On February 25, the UTM Green Team organized this year’s Anti-Litter Campaign, an initiative designed to get students to take responsibility for their actions by cleaning up after themselves. The campaign also aims to help maintain an aesthetically pleasing atmosphere on campus.
Caretakers in the South Building were asked not to clean up after students for a four-hour time period, 11 a.m. to 3 p.m., which encompassed the lunchtime rush in Spigel Hall. Garbage left on tables and filled-to-the-brim garbage cans were left untouched to display the severity of the littering problem on campus (the garbage was only cleaned up only occurred when potentially hazardous materials spilled on the floor).
Throughout the campaign, Green Team coordinators and volunteers documented garbage accumulation in Spigel Hall through still images from two fixed locations in Hall A. They also took student testimonials on how the garbage build-up impacted them.
“I think it’s disgusting!” said one student. “How can people leave all their trash everywhere? It looks so unsanitary.”
The Anti-Litter coordinators remained on-site throughout the campaign to answer any questions, clean up spills and monitor the situation. Coordinators cleaned up all the tables and emptied all the garbage bins at the end of the campaign.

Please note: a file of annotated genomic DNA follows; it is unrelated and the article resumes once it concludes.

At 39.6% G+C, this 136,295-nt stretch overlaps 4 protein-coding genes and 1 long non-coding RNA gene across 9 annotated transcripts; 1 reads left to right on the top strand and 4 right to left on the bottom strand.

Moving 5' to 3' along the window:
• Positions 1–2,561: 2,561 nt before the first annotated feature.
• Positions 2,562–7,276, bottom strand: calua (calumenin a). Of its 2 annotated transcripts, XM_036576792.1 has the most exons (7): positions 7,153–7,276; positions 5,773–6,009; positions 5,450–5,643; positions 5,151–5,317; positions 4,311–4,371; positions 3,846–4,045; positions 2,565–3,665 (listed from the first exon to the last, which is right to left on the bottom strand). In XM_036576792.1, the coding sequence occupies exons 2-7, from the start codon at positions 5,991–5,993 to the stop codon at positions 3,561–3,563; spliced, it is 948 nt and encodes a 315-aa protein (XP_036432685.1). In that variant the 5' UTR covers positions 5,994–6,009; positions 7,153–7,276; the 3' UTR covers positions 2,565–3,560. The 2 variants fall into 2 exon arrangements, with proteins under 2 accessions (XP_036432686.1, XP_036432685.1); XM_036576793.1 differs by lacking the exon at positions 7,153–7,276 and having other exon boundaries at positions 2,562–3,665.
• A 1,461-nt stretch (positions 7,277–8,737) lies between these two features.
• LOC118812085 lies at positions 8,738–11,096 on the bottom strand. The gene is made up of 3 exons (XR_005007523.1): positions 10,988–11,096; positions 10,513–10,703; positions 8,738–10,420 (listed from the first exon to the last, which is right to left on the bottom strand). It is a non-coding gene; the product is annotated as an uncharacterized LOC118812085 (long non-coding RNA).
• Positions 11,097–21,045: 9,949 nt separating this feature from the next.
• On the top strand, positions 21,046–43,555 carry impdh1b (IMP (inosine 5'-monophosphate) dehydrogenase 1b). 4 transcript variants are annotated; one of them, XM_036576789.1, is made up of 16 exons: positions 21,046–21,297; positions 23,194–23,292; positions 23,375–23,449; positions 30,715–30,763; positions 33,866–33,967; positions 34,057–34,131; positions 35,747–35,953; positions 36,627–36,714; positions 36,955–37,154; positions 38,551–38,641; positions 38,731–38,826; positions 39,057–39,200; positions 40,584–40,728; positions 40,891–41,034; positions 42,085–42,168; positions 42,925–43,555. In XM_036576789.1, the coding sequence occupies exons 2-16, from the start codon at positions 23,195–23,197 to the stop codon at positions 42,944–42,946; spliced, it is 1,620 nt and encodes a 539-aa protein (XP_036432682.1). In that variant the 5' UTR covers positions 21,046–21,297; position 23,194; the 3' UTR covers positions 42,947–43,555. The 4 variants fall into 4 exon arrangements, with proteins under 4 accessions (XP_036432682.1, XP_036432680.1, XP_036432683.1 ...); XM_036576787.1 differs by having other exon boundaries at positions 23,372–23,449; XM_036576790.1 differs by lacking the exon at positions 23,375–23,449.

The Green Team created a Facebook event to promote the campaign and send a widespread message about litter on campus.
“The cleanup required eight bags of garbage, weighing a total of 87.5 lbs in only four hours. During the cleanup, we noticed how wasteful students are here. Once the garbage bins became full, students piled trash into the recycling bins,” said Suma Abid, an Anti-Litter coordinator.
“By continuing with campaigns focusing on these types of awareness programs, we can gradually change student behaviour so that the UTM community can naturally behave in a way that will significantly reduce the amount of litter produced,” said Micheline Khan, another Anti-Litter coordinator.
During the campaign when tabletops were covered in garbage, some students moved garbage onto the floor or on the other side of the table instead of throwing it out. “We have one of the greenest campuses and it almost undermines [the campus’s] uniqueness if garbage production continues at this high level,” said Darcie McNiell, Anti-Litter coordinator and Environment Week coordinator.
The Green Team brought to the forefront an awareness of the amount of garbage produced in a relatively short period of time and the impact this could have on the environment. The coordinators hope to continue running this event in future years
to continue to promote anti-littering behaviours from the UTM community.